NEW YORK (AP) – Lauren Groff’s novel “The Matrix,” the story of a 12th-century royal outcast who fights the rule of men and other hierarchies, is among the finalists for an Andrew Carnegie Medal for Fiction . “Four Hundred Souls,” a “Community History of African America” co-written by Ibram X. Kendi and Keisha N. Blain, is a non-fiction nominee.
“Matrix”, already nominated for the National Book Award, is one of three finalists announced Monday for the fiction medal, along with “The Thousand Crimes of Ming Tsu” by Tom Lin and “The Five Wounds” by Kirstin Valdez Quade.
In the non-fiction, the other nominees are “A Little Devil in America: Notes in Praise of Black Performance” by Hanif Abdurraqib and “Seek You: A Journey through American Loneliness” by Kristen Radtke.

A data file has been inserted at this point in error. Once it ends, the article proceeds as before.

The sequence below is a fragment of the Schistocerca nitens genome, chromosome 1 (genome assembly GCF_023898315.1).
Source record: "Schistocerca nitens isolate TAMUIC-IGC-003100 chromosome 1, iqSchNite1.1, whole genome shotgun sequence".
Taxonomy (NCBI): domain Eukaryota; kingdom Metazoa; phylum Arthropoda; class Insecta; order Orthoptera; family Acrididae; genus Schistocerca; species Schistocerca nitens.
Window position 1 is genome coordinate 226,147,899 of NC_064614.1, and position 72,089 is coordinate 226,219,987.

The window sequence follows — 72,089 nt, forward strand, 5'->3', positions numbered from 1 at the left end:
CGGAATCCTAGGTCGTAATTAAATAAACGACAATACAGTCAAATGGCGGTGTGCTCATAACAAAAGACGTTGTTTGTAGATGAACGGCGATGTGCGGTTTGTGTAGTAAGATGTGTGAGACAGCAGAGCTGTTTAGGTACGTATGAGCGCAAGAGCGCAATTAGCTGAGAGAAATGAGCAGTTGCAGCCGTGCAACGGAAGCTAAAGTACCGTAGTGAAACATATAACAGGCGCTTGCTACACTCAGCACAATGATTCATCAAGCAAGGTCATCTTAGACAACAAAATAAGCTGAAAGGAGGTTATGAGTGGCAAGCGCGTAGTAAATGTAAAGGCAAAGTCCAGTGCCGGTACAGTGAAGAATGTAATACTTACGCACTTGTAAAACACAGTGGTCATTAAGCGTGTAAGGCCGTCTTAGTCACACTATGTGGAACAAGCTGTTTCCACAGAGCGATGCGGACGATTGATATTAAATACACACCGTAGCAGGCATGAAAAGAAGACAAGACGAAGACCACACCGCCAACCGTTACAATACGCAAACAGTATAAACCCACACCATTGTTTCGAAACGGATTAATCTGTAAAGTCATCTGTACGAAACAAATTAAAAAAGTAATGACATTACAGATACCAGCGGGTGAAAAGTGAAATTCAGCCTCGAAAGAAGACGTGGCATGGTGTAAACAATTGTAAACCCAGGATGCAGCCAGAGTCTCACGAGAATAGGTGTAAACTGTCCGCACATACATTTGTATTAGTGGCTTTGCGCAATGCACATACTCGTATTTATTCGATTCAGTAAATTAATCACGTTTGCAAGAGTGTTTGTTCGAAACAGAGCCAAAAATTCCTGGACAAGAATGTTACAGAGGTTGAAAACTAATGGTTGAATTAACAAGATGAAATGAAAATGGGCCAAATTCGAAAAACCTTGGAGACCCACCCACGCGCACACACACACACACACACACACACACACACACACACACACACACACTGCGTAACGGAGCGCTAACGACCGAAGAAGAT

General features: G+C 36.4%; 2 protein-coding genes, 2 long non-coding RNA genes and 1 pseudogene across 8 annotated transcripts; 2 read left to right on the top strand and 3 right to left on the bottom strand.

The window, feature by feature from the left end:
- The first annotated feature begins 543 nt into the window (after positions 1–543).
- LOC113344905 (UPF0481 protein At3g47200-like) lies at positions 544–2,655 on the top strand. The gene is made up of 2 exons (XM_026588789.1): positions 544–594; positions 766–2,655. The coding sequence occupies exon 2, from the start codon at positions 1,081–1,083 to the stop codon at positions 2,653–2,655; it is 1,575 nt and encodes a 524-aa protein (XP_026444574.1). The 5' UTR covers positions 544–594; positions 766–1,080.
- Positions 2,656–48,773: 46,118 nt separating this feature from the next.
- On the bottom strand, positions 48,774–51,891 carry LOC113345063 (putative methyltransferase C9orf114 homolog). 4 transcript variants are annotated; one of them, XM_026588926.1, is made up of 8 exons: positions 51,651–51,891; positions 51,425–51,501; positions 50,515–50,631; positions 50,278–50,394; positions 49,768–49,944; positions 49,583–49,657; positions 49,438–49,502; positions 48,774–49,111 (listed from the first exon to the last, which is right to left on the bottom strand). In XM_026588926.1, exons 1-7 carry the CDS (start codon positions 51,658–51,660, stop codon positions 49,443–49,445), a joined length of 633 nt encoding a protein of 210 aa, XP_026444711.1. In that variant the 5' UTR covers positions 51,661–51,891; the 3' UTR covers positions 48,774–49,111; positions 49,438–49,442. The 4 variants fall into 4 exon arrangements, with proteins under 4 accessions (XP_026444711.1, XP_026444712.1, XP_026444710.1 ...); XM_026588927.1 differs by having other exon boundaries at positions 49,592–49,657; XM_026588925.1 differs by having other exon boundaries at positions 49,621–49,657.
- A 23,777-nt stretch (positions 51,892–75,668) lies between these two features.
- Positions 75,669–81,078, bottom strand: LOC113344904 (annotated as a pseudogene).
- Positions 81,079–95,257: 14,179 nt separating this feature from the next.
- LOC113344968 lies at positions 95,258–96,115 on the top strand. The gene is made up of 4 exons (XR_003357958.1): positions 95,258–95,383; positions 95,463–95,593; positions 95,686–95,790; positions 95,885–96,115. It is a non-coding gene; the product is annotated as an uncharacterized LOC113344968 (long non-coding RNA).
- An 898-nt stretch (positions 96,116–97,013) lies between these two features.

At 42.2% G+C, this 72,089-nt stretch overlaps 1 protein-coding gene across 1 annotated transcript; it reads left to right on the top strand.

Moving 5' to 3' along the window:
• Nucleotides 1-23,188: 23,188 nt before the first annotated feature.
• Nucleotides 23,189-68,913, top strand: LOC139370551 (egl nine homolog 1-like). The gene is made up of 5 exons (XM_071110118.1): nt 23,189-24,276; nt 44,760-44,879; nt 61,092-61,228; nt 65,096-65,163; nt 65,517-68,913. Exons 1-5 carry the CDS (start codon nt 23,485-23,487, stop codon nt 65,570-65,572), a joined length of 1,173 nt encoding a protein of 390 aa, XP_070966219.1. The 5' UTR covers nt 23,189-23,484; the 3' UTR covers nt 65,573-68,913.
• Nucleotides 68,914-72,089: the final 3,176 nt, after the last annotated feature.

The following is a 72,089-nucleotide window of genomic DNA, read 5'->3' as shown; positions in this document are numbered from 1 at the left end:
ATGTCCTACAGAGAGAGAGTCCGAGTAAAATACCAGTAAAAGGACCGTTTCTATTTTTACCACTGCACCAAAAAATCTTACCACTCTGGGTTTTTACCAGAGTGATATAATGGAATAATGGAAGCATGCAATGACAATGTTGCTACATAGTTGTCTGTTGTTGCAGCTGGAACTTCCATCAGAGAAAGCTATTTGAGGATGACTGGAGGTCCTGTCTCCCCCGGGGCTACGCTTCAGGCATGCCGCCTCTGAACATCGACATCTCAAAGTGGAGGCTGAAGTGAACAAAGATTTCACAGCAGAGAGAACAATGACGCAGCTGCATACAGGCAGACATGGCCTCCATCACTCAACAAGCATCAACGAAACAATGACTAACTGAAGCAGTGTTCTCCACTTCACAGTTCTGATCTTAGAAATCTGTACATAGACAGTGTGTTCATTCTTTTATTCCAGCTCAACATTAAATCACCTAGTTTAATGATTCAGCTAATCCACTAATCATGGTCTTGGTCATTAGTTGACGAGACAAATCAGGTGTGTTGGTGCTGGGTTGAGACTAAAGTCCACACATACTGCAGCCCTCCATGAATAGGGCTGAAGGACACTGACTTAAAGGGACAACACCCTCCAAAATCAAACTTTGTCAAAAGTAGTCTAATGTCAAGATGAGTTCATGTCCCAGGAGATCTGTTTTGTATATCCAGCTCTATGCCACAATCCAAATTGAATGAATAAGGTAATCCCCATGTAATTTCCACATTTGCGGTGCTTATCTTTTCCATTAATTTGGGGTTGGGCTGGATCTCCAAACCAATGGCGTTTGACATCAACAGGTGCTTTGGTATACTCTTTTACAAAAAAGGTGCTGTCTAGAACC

The winners, who will each receive $ 5,000, will be announced on January 23. The awards are presented by the American Library Association, which helped found the honors in 2012. Previous winners include “Deacon King Kong” by James McBride, “The Goldfinch” by Donna Tartt and “Midnight at Chernobyl” by Adam Higginbotham.
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